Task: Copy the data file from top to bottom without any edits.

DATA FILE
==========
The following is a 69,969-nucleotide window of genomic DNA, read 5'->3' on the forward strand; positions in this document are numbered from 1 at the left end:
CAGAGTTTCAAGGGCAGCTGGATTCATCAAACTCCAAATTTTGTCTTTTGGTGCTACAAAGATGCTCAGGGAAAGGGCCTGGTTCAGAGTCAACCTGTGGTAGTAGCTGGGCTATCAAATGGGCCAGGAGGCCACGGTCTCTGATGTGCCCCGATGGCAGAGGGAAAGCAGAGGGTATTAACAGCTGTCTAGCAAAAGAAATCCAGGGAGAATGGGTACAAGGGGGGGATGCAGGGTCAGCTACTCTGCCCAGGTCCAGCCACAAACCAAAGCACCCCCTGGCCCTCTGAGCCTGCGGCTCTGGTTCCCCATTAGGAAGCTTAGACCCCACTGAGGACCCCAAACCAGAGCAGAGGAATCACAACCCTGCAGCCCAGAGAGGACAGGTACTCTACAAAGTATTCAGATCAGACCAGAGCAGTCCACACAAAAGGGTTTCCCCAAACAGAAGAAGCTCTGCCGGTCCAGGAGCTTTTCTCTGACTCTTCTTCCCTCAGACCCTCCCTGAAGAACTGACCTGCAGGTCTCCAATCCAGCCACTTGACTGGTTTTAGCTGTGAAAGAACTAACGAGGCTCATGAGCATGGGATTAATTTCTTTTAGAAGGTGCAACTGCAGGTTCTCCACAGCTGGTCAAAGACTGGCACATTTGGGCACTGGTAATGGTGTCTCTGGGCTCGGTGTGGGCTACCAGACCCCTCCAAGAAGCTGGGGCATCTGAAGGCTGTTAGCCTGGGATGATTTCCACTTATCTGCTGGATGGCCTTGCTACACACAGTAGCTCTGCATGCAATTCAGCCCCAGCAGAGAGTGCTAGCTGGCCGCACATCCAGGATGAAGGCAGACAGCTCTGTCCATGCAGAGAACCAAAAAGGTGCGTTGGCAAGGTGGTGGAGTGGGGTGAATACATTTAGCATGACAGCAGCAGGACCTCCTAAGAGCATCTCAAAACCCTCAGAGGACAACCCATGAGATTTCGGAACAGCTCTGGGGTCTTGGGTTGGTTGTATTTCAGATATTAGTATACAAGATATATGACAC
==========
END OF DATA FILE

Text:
The following is a 69,969-nucleotide window of genomic DNA, read 5'->3' on the forward strand; positions in this document are numbered from 1 at the left end:
CAGAGTTTCAAGGGCAGCTGGATTCATCAAACTCCAAATTTTGTCTTTTGGTGCTACAAAGATGCTCAGGGAAAGGGCCTGGTTCAGAGTCAACCTGTGGTAGTAGCTGGGCTATCAAATGGGCCAGGAGGCCACGGTCTCTGATGTGCCCCGATGGCAGAGGGAAAGCAGAGGGTATTAACAGCTGTCTAGCAAAAGAAATCCAGGGAGAATGGGTACAAGGGGGGGATGCAGGGTCAGCTACTCTGCCCAGGTCCAGCCACAAACCAAAGCACCCCCTGGCCCTCTGAGCCTGCGGCTCTGGTTCCCCATTAGGAAGCTTAGACCCCACTGAGGACCCCAAACCAGAGCAGAGGAATCACAACCCTGCAGCCCAGAGAGGACAGGTACTCTACAAAGTATTCAGATCAGACCAGAGCAGTCCACACAAAAGGGTTTCCCCAAACAGAAGAAGCTCTGCCGGTCCAGGAGCTTTTCTCTGACTCTTCTTCCCTCAGACCCTCCCTGAAGAACTGACCTGCAGGTCTCCAATCCAGCCACTTGACTGGTTTTAGCTGTGAAAGAACTAACGAGGCTCATGAGCATGGGATTAATTTCTTTTAGAAGGTGCAACTGCAGGTTCTCCACAGCTGGTCAAAGACTGGCACATTTGGGCACTGGTAATGGTGTCTCTGGGCTCGGTGTGGGCTACCAGACCCCTCCAAGAAGCTGGGGCATCTGAAGGCTGTTAGCCTGGGATGATTTCCACTTATCTGCTGGATGGCCTTGCTACACACAGTAGCTCTGCATGCAATTCAGCCCCAGCAGAGAGTGCTAGCTGGCCGCACATCCAGGATGAAGGCAGACAGCTCTGTCCATGCAGAGAACCAAAAAGGTGCGTTGGCAAGGTGGTGGAGTGGGGTGAATACATTTAGCATGACAGCAGCAGGACCTCCTAAGAGCATCTCAAAACCCTCAGAGGACAACCCATGAGATTTCGGAACAGCTCTGGGGTCTTGGGTTGGTTGTATTTCAGATATTAGTATACAAGATATATGACAC